INDIANAPOLIS – You may have seen the overnight ratings for the Indianapolis 500 and think, oh my, what happened? Yes, the overnight ratings were a 3.4. Yes, that’s the lowest for the prestigous race since it began airing flag-to-flag action in 1986. But, I’m not worried about those numbers. Here’s why.
The 3.4 rating is still leaps and bounds above any other race that the Verizon IndyCar Series hosts on an annual basis. Plus, the 3.4 rating is the second highest rated race in any series around the world for North America. The only race that tops that, is the Daytona 500 which drew a 5.3 rating back in February. But, that race only has around 110k spectators in attendance, the Indy 500 has well north of 300k. That makes the Indy 500 still as the largest single day spectator sporting event in the entire world.
No other INDYCAR, NASCAR or F1 race other than the Daytona 500 beat the Indy 500’s 3.4 rating.
No other race in the world has more spectators than the Indy 500. Scratch that, no other sporting event, the Masters, the Super Bowl, the World Cup, the Olympics, the Final Four, all seven games of an NBA Finals, all seven games of a World Series, nothing brings more fans to their sport than the Indy 500.
There’s some positives there right?
Sure. There’s also this, it’s not like the Indy 500 is the only race that’s slipping in the TV rating department. Take the Daytona 500 for example. The 5.3 rating this past year is the lowest for the Daytona 500 since live start-to-finish coverage began in 1979. The previous low was a 5.6 in 2014. The four lowest Daytona 500 ratings have come in the past five years. Sounds like they’re in the same boat as the Indy 500.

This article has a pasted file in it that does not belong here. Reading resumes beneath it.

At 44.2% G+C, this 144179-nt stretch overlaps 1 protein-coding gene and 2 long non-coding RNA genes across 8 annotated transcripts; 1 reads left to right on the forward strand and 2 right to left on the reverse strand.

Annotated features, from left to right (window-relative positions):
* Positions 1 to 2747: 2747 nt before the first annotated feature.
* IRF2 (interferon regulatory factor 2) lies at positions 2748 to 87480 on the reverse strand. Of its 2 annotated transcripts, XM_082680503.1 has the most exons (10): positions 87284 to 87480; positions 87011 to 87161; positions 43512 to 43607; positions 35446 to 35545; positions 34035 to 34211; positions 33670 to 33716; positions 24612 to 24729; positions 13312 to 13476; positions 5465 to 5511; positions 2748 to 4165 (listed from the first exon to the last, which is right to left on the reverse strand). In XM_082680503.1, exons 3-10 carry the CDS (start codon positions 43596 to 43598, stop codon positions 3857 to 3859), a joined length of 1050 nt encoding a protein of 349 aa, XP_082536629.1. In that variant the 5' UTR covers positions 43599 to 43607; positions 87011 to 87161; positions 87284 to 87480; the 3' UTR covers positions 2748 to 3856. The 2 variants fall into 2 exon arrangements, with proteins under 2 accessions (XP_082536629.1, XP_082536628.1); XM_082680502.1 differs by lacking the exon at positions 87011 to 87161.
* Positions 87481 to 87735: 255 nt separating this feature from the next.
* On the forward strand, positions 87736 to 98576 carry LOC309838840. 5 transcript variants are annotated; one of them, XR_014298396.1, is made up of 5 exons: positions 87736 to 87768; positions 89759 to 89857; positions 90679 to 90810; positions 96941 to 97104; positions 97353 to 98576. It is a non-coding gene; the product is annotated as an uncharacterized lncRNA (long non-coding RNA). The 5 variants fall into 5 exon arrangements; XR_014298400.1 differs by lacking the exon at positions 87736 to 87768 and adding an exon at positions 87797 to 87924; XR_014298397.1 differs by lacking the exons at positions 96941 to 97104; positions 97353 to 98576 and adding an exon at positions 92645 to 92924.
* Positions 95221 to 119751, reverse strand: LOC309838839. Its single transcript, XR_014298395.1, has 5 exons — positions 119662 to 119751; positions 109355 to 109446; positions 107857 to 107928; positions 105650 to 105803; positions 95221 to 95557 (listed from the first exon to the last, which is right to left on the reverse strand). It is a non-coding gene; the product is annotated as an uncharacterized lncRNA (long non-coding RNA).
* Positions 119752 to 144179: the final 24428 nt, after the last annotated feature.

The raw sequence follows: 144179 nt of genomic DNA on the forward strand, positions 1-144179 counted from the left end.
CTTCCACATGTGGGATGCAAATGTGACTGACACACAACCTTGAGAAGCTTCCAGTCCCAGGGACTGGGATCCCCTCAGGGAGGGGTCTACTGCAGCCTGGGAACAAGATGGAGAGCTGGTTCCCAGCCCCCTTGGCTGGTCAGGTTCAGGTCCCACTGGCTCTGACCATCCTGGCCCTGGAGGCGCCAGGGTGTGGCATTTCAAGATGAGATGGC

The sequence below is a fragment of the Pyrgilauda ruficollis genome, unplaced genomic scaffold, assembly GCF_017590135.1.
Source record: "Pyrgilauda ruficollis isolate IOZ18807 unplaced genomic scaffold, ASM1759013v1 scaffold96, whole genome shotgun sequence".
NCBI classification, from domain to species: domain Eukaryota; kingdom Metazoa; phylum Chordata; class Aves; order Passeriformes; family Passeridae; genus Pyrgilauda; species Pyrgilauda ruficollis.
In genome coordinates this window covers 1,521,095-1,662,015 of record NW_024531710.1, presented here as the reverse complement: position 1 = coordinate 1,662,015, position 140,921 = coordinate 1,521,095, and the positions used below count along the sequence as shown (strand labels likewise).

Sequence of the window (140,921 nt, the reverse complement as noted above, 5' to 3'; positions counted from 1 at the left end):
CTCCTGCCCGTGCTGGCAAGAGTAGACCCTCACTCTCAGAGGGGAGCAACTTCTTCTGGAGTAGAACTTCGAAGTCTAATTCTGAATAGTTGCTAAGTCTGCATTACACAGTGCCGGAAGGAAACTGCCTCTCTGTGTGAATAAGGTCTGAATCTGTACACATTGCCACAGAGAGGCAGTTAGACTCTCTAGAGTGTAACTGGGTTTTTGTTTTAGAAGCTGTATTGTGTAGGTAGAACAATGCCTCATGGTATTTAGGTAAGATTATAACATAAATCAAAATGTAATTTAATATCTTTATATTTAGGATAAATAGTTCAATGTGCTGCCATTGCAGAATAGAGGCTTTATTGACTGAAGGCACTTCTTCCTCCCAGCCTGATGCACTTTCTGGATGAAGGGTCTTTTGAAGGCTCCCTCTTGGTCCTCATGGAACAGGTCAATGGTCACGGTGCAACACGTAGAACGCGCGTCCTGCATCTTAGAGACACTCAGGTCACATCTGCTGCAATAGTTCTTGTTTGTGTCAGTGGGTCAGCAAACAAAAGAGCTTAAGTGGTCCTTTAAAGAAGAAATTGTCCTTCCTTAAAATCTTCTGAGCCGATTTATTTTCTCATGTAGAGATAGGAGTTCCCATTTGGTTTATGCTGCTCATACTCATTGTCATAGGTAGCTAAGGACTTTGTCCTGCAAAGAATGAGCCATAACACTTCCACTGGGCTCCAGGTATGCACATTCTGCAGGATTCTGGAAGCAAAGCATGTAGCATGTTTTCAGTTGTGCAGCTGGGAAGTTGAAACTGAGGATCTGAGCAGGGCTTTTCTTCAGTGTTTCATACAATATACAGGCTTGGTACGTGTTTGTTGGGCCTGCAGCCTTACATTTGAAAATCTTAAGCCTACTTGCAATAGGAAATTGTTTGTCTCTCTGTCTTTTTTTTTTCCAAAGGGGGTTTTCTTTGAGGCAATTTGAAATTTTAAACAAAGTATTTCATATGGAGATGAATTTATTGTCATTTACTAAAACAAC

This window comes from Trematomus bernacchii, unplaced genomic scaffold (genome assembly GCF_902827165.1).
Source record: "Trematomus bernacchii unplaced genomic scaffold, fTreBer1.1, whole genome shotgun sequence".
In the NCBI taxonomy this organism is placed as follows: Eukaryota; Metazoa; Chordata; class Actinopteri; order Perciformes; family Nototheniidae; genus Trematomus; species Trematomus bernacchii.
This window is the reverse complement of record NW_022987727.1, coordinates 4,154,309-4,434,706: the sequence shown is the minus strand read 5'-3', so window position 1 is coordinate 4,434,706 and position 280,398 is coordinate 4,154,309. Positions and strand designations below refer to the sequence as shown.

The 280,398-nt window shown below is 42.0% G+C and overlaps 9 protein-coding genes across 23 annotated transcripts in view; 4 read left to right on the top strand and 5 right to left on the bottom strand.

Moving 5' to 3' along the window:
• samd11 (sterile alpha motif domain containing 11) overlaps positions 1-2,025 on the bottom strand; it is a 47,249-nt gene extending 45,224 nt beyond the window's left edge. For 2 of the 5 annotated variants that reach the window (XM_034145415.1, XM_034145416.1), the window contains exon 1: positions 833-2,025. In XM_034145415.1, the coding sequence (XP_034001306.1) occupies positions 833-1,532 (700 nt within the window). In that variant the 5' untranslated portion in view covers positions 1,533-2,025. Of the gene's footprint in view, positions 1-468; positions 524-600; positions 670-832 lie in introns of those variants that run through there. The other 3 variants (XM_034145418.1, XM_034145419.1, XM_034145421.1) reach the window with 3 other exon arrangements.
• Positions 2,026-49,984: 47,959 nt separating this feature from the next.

Also, factor in this, the biggest markets for the Verizon IndyCar Series as a whole are in the midwest. Indianapolis, Chicago, Detroit, Cincinnati, St. Louis, Louisville, Nashville, Columbus, etc, they’re all within a few hours drive of the Indianapolis Motor Speedway. Instead of those fans watching the race live on TV, they’re showing up to the gates at 16th and Georgetown and attending in person. Why do you think the attendance is rising to unprecedented heights while the TV ratings are going down? It’s because fans are actually going to watch the event in person.
Since when is that a bad thing?
The Indy 500 is centrally located to a bunch of major cities where the fan base is the largest. They are choosing to buy tickets and attend.
Why is every other INDYCAR race seeing rises in TV ratings year after year but the Indy 500 slipping? It’s because the track can hold over 300,000 spectators and the spectators are showing up. That’s why the 3.4 rating to me holds some merit. The rating would be significantly higher if the fans weren’t going to the race. Think about how many of those fans would be watching on TV if they were at home. Instead, they’re showing up. I’m okay with that.
That’s why in this day and age of TV ratings, where other avenues of streaming are available and not yet metered, that the 3.4 rating to me is strong, very strong. 2018 is much different than 2010. It’s way different than say 2005. Most people have cut the cord or look for other ways to watch TV. The way ratings are determined is now flawed in my mind.
Plus, this isn’t a knock at NASCAR, but when their ratings are dropping as much as they have and their attendance is slipping too, they have a problem. See, INDYCAR attendance is rising everywhere, so are their TV ratings. But, as we sit here today, NASCAR is still drawing in more fans on TV. That’s because their fan base is larger. The INDYCAR TV ratings are starting to level out a bit, but that’s because that’s what the fan base is right now. The numbers are are similar week to week because they have passionate fans that are tuning in by the week. They’re not skipping races per say. To add to that, they’re gaining more fans to that number. Other sports are dropping across all metrics. INDYCAR isn’t.
So, while this is just an opinion piece, it’s one that I can say that I’m fine with that 3.4 rating. That’s a very solid output in this day and age.